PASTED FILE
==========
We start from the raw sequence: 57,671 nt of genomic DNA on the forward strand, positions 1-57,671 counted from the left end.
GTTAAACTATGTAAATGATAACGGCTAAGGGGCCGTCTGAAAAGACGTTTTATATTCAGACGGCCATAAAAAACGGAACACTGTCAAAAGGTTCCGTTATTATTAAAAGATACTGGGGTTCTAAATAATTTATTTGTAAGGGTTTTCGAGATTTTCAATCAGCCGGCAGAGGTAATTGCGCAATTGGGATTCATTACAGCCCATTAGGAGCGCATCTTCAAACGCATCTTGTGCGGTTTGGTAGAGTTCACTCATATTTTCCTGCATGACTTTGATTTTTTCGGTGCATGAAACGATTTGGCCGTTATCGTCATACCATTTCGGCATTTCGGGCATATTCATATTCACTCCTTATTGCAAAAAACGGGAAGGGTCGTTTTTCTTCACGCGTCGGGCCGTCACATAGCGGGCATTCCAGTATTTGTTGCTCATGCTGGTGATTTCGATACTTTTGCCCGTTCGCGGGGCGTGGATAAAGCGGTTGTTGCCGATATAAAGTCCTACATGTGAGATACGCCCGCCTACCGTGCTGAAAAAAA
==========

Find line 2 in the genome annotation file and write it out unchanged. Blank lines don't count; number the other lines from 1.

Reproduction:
GTTAAACTATGTAAATGATAACGGCTAAGGGGCCGTCTGAAAAGACGTTTTATATTCAGACGGCCATAAAAAACGGAACACTGTCAAAAGGTTCCGTTATTATTAAAAGATACTGGGGTTCTAAATAATTTATTTGTAAGGGTTTTCGAGATTTTCAATCAGCCGGCAGAGGTAATTGCGCAATTGGGATTCATTACAGCCCATTAGGAGCGCATCTTCAAACGCATCTTGTGCGGTTTGGTAGAGTTCACTCATATTTTCCTGCATGACTTTGATTTTTTCGGTGCATGAAACGATTTGGCCGTTATCGTCATACCATTTCGGCATTTCGGGCATATTCATATTCACTCCTTATTGCAAAAAACGGGAAGGGTCGTTTTTCTTCACGCGTCGGGCCGTCACATAGCGGGCATTCCAGTATTTGTTGCTCATGCTGGTGATTTCGATACTTTTGCCCGTTCGCGGGGCGTGGATAAAGCGGTTGTTGCCGATATAAAGTCCTACATGTGAGATACGCCCGCCTACCGTGCTGAAAAAAA